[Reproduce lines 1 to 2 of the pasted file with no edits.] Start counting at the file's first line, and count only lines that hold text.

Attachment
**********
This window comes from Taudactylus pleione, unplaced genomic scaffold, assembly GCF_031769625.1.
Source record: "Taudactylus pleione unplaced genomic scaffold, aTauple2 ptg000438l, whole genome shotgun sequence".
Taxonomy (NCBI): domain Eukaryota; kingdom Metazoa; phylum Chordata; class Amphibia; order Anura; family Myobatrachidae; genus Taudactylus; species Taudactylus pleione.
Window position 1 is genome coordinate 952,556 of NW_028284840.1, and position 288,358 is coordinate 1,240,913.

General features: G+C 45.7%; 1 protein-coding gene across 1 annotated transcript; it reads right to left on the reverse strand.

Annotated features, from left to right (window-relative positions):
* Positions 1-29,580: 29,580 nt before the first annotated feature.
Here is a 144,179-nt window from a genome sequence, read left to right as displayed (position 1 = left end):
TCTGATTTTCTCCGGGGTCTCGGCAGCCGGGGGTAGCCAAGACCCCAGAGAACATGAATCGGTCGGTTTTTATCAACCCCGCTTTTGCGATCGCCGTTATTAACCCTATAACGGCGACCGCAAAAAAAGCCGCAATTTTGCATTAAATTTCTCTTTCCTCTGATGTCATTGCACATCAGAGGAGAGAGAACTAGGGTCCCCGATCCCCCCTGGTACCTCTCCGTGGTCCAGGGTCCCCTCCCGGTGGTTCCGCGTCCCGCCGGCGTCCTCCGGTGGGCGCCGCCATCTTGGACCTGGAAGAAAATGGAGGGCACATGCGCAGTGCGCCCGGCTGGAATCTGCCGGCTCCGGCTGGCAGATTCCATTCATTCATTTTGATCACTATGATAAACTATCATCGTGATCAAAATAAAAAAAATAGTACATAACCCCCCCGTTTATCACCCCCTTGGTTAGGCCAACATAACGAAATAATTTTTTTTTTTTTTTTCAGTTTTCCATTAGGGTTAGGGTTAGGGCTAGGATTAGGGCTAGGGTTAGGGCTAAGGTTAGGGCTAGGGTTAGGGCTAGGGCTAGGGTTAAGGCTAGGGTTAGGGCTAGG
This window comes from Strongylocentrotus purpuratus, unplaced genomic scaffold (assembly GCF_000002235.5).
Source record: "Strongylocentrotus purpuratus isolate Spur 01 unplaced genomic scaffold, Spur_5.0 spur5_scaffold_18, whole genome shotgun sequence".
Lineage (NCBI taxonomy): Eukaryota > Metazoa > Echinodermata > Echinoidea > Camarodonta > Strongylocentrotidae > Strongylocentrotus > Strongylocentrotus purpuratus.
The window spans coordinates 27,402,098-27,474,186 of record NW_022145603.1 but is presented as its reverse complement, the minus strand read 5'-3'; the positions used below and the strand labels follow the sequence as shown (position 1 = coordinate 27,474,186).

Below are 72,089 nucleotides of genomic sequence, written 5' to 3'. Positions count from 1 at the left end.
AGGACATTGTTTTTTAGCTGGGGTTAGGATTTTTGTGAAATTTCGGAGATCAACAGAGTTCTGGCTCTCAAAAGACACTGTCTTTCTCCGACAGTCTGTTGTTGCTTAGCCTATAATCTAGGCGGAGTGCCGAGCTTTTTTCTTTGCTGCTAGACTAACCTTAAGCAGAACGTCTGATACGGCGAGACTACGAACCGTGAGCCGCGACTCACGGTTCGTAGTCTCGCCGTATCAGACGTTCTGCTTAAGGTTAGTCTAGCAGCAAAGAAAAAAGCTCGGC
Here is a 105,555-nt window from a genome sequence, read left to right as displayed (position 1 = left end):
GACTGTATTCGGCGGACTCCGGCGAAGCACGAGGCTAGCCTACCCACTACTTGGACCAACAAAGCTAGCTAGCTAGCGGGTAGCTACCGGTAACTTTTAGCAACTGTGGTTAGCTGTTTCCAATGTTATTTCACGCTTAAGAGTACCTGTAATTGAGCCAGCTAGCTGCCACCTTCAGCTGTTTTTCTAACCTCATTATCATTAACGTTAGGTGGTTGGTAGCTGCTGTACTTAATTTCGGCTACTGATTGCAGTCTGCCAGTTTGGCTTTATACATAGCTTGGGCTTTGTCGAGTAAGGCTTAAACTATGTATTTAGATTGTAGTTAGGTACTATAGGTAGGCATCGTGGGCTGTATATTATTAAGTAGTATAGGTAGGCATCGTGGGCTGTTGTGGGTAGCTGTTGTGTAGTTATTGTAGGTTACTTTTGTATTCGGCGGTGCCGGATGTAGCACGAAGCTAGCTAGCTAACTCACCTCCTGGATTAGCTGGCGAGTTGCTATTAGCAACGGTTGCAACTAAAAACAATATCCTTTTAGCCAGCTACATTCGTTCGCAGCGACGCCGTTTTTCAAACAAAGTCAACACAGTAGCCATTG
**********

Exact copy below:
This window comes from Taudactylus pleione, unplaced genomic scaffold, assembly GCF_031769625.1.
Source record: "Taudactylus pleione unplaced genomic scaffold, aTauple2 ptg000438l, whole genome shotgun sequence".